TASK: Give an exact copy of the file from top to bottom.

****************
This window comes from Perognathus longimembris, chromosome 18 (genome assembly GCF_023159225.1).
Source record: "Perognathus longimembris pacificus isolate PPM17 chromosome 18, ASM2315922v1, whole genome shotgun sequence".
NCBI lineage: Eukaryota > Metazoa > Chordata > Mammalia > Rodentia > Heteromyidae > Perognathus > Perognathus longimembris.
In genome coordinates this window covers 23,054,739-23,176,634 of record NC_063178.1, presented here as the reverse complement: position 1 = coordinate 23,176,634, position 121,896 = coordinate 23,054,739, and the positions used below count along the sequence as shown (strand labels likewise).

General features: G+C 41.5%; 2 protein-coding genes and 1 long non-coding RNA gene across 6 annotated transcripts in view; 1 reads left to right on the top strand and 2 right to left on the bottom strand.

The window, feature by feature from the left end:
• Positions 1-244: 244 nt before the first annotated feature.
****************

This window comes from Perognathus longimembris, chromosome 18 (genome assembly GCF_023159225.1).
Source record: "Perognathus longimembris pacificus isolate PPM17 chromosome 18, ASM2315922v1, whole genome shotgun sequence".
NCBI lineage: Eukaryota > Metazoa > Chordata > Mammalia > Rodentia > Heteromyidae > Perognathus > Perognathus longimembris.
In genome coordinates this window covers 23,054,739-23,176,634 of record NC_063178.1, presented here as the reverse complement: position 1 = coordinate 23,176,634, position 121,896 = coordinate 23,054,739, and the positions used below count along the sequence as shown (strand labels likewise).

General features: G+C 41.5%; 2 protein-coding genes and 1 long non-coding RNA gene across 6 annotated transcripts in view; 1 reads left to right on the top strand and 2 right to left on the bottom strand.

The window, feature by feature from the left end:
• Positions 1-244: 244 nt before the first annotated feature.